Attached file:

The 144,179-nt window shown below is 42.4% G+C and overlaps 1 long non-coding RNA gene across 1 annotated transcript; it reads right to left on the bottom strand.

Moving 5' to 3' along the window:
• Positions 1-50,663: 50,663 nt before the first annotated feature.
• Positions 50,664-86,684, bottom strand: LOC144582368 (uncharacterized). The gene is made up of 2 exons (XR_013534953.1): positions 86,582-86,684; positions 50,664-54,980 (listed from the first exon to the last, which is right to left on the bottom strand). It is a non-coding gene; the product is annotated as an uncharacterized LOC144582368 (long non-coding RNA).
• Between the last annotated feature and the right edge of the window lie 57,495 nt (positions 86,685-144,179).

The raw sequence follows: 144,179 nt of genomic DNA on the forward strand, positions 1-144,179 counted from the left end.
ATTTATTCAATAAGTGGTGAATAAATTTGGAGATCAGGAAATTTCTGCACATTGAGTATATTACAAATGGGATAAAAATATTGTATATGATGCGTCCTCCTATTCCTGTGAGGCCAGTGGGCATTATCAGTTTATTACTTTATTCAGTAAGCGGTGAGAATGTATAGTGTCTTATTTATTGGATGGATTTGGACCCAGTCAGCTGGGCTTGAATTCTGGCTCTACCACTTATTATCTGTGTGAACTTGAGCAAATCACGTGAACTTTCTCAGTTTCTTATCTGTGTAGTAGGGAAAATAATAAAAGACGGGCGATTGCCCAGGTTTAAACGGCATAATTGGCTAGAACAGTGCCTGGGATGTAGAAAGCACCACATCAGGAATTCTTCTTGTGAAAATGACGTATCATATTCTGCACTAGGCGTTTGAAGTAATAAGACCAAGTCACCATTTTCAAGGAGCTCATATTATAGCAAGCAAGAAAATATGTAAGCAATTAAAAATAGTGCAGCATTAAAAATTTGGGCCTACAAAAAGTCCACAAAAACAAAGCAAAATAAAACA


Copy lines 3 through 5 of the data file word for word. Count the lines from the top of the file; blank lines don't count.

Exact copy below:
• Positions 1-50,663: 50,663 nt before the first annotated feature.
• Positions 50,664-86,684, bottom strand: LOC144582368 (uncharacterized). The gene is made up of 2 exons (XR_013534953.1): positions 86,582-86,684; positions 50,664-54,980 (listed from the first exon to the last, which is right to left on the bottom strand). It is a non-coding gene; the product is annotated as an uncharacterized LOC144582368 (long non-coding RNA).
• Between the last annotated feature and the right edge of the window lie 57,495 nt (positions 86,685-144,179).